Weizmann Institute-Led Project Receives Center of Excellence Grant


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REHOVOT, Israel -- October 20, 1996 -- A Center of Excellence research grant has been awarded to a project being coordinated by a Weizmann Institute of Science professor. The project, a study of the molecular processes involved in vision, was the only one selected from 11 proposals submitted nationwide to the Israel Science Foundation this year.

Grants for the establishment of Centers of Excellence at leading academic institutions have been awarded annually by the Foundation, administered by the Israel Academy of Sciences and Humanities, since 1994. A grant provides funding of up to $900,000 over three years for an outstanding research project that meets the highest international standards, and recipients are chosen on the basis of recommendations from world experts. Out of 10 such grants awarded to date, six have been won by projects headed by Weizmann Institute scientists.

Previous Institute-led projects have been in areas as diverse as intracellular communication, particle physics, laser control of chemical reactions, the brain and computation, and one-dimensional electron systems.

The research program that received this year's Center of Excellence grant, entitled "Light energy transduction in retinal proteins," is being coordinated by Prof. Mordechai Sheves, of the Weizmann Institute s Organic Chemistry Department, working with Profs. Michael Ottolenghi and Aaron Lewis of the Hebrew University of Jerusalem.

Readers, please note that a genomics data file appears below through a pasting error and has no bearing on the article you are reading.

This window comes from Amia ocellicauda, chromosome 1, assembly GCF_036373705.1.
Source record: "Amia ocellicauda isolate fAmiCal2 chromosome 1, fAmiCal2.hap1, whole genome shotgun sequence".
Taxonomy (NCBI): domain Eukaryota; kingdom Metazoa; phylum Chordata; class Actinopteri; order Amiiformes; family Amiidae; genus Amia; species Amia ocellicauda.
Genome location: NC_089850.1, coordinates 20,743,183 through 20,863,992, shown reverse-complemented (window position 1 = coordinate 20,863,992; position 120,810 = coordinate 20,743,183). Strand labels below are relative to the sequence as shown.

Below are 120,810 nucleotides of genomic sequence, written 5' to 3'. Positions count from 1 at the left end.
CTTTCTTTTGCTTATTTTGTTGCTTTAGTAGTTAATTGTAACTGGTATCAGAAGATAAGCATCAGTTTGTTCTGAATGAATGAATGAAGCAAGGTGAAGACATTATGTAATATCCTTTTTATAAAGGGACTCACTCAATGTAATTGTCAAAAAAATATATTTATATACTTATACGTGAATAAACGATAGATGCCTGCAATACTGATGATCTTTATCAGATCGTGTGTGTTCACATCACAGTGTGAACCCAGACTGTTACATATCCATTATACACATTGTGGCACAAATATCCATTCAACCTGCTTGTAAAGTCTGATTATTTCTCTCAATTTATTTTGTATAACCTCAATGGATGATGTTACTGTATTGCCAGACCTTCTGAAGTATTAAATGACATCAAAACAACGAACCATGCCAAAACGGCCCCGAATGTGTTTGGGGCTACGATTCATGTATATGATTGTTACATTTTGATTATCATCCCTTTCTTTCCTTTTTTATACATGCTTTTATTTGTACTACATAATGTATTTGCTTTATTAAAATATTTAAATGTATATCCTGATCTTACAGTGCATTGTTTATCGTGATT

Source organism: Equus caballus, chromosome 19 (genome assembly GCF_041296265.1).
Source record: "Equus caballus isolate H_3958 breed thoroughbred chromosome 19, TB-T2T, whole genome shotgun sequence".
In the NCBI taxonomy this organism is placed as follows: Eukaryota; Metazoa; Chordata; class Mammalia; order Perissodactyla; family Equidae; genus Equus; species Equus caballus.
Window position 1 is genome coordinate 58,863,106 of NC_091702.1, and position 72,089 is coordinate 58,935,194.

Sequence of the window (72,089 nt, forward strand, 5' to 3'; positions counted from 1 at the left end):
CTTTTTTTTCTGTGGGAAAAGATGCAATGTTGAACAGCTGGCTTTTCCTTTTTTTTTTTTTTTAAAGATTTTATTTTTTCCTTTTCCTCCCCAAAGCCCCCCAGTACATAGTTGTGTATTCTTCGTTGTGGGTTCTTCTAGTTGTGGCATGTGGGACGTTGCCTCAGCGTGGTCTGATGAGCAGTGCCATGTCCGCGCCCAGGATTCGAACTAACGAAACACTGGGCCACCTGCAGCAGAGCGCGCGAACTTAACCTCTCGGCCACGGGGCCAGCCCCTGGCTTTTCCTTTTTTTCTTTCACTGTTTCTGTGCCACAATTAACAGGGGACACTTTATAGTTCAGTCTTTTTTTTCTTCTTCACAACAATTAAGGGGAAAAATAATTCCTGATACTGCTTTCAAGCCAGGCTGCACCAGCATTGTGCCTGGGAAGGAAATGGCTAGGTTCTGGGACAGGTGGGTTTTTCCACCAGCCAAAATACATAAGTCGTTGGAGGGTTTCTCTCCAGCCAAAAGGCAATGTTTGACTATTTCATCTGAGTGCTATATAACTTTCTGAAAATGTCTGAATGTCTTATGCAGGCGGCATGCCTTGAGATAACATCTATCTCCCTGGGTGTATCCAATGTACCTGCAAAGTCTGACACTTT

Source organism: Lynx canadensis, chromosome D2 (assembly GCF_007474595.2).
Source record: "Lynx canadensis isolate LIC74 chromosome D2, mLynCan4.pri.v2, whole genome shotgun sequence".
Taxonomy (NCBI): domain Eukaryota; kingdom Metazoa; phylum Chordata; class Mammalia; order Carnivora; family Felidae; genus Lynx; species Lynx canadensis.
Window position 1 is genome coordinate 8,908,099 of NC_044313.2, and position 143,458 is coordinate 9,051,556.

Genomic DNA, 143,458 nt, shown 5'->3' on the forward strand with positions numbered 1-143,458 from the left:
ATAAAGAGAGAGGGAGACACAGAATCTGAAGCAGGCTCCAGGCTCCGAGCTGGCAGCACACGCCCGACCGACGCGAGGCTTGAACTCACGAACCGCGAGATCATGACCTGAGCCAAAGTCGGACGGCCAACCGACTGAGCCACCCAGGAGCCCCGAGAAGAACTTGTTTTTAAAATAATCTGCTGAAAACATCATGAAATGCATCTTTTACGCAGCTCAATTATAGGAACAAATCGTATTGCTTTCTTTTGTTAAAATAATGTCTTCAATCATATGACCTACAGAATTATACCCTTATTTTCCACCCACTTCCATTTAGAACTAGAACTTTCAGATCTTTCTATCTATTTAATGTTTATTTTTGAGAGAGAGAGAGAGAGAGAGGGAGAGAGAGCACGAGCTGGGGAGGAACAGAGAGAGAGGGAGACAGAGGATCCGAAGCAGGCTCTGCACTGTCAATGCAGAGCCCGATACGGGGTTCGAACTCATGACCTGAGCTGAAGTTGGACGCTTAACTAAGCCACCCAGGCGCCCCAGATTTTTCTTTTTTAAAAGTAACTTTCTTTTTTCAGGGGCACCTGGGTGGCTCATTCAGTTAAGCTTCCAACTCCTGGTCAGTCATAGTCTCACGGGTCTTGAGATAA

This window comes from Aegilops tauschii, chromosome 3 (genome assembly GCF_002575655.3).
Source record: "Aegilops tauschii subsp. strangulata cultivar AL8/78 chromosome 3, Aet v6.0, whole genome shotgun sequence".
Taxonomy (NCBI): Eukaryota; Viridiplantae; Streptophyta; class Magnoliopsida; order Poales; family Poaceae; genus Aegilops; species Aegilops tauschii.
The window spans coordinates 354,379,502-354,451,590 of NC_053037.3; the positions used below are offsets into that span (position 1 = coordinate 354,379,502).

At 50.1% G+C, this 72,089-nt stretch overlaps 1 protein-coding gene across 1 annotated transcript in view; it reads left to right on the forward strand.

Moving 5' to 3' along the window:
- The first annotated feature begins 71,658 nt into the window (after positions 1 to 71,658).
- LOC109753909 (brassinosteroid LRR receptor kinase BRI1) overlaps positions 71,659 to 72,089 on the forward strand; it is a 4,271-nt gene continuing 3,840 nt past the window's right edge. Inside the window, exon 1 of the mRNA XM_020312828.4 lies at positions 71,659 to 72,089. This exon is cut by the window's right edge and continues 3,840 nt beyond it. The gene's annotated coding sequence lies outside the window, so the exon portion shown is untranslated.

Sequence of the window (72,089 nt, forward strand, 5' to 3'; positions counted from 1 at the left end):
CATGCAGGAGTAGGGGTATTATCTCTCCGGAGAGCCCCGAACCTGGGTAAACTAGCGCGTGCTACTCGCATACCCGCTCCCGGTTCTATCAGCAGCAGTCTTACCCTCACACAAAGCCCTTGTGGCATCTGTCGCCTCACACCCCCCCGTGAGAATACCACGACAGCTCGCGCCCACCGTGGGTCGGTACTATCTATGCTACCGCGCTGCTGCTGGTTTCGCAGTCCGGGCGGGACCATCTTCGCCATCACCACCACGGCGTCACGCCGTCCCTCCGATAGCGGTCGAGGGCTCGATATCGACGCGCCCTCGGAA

They are studying the light-sensitive protein bacteriorhodopsin, which occurs naturally in the cell membranes of the salt-loving bacterium Halobacterium salinarium and enables the bacterium to carry out photosynthesis. This protein is related to the visual pigments found in the eyes of vertebrates.

Prof. Sheves and his colleagues are using new experimental methods -- including novel synthetic approaches, ultrafast spectroscopy and atomic force microscopy -- to map the precise molecular processes by which the protein absorbs, stores and converts light energy in the bacterium. Their research is expected to increase understanding of the visual process in vertebrates, and to clarify the mechanism by which light energy is converted to chemical energy during that process.

The Weizmann Institute of Science is a major center of scientific research and graduate study located in Rehovot, Israel.